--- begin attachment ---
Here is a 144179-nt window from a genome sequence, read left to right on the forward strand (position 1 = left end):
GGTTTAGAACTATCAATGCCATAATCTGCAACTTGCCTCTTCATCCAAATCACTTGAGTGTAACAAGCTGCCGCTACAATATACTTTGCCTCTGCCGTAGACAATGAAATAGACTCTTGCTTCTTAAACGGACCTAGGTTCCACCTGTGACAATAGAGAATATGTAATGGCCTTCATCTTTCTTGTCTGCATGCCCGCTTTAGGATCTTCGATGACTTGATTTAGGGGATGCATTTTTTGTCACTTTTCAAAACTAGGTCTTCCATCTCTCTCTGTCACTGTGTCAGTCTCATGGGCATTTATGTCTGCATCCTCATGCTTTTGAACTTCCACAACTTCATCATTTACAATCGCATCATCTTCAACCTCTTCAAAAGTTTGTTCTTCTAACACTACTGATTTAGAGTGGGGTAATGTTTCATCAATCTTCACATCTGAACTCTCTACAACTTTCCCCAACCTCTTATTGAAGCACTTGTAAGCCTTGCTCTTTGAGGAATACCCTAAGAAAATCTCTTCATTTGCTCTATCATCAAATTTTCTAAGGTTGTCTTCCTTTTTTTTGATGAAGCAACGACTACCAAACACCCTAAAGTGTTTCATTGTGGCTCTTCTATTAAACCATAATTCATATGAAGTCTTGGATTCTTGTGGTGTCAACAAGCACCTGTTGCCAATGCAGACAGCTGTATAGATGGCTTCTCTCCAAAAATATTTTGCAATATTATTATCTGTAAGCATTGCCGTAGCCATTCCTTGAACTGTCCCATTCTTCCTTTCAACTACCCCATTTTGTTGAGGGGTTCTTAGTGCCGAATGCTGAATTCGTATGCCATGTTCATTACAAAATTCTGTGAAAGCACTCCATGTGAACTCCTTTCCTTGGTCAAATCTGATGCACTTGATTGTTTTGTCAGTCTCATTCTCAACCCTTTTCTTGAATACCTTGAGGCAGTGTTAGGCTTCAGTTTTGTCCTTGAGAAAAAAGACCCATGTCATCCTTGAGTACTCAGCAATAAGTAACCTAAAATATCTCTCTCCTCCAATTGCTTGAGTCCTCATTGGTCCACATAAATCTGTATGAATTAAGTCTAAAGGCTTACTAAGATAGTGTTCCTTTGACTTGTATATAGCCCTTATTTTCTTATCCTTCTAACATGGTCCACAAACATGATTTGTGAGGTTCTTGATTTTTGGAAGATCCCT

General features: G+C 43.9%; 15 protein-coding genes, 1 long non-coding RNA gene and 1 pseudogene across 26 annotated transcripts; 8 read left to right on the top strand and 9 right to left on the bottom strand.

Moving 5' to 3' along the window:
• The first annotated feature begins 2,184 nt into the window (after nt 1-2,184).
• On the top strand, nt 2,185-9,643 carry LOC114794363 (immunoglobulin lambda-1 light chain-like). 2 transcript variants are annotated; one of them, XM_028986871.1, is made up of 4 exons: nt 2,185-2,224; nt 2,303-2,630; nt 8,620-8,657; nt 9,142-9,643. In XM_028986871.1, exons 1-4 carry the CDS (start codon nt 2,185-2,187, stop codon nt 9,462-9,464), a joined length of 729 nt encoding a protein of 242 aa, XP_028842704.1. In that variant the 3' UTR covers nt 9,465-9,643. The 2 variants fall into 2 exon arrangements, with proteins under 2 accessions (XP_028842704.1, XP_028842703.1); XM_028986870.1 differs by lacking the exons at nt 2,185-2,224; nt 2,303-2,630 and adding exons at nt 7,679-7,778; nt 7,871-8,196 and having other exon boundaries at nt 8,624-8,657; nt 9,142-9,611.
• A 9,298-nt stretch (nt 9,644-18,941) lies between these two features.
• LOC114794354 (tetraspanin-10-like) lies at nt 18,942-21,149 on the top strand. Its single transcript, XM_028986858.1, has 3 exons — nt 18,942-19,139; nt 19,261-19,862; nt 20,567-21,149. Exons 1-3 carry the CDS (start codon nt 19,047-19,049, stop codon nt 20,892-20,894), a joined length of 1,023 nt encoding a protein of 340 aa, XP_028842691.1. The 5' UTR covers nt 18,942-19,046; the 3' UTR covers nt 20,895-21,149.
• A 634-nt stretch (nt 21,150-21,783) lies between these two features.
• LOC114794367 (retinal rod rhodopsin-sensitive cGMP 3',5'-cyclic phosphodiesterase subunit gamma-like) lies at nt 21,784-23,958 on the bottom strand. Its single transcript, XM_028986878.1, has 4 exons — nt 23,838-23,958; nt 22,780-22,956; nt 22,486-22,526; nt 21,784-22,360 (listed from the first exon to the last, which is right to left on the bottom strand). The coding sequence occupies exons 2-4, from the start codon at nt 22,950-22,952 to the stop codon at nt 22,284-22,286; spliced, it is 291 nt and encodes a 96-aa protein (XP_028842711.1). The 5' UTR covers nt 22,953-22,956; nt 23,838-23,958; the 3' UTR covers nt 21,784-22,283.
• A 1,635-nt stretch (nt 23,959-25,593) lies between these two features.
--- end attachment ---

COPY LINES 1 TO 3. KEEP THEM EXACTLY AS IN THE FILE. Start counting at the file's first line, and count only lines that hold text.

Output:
Here is a 144179-nt window from a genome sequence, read left to right on the forward strand (position 1 = left end):
GGTTTAGAACTATCAATGCCATAATCTGCAACTTGCCTCTTCATCCAAATCACTTGAGTGTAACAAGCTGCCGCTACAATATACTTTGCCTCTGCCGTAGACAATGAAATAGACTCTTGCTTCTTAAACGGACCTAGGTTCCACCTGTGACAATAGAGAATATGTAATGGCCTTCATCTTTCTTGTCTGCATGCCCGCTTTAGGATCTTCGATGACTTGATTTAGGGGATGCATTTTTTGTCACTTTTCAAAACTAGGTCTTCCATCTCTCTCTGTCACTGTGTCAGTCTCATGGGCATTTATGTCTGCATCCTCATGCTTTTGAACTTCCACAACTTCATCATTTACAATCGCATCATCTTCAACCTCTTCAAAAGTTTGTTCTTCTAACACTACTGATTTAGAGTGGGGTAATGTTTCATCAATCTTCACATCTGAACTCTCTACAACTTTCCCCAACCTCTTATTGAAGCACTTGTAAGCCTTGCTCTTTGAGGAATACCCTAAGAAAATCTCTTCATTTGCTCTATCATCAAATTTTCTAAGGTTGTCTTCCTTTTTTTTGATGAAGCAACGACTACCAAACACCCTAAAGTGTTTCATTGTGGCTCTTCTATTAAACCATAATTCATATGAAGTCTTGGATTCTTGTGGTGTCAACAAGCACCTGTTGCCAATGCAGACAGCTGTATAGATGGCTTCTCTCCAAAAATATTTTGCAATATTATTATCTGTAAGCATTGCCGTAGCCATTCCTTGAACTGTCCCATTCTTCCTTTCAACTACCCCATTTTGTTGAGGGGTTCTTAGTGCCGAATGCTGAATTCGTATGCCATGTTCATTACAAAATTCTGTGAAAGCACTCCATGTGAACTCCTTTCCTTGGTCAAATCTGATGCACTTGATTGTTTTGTCAGTCTCATTCTCAACCCTTTTCTTGAATACCTTGAGGCAGTGTTAGGCTTCAGTTTTGTCCTTGAGAAAAAAGACCCATGTCATCCTTGAGTACTCAGCAATAAGTAACCTAAAATATCTCTCTCCTCCAATTGCTTGAGTCCTCATTGGTCCACATAAATCTGTATGAATTAAGTCTAAAGGCTTACTAAGATAGTGTTCCTTTGACTTGTATATAGCCCTTATTTTCTTATCCTTCTAACATGGTCCACAAACATGATTTGTGAGGTTCTTGATTTTTGGAAGATCCCT

General features: G+C 43.9%; 15 protein-coding genes, 1 long non-coding RNA gene and 1 pseudogene across 26 annotated transcripts; 8 read left to right on the top strand and 9 right to left on the bottom strand.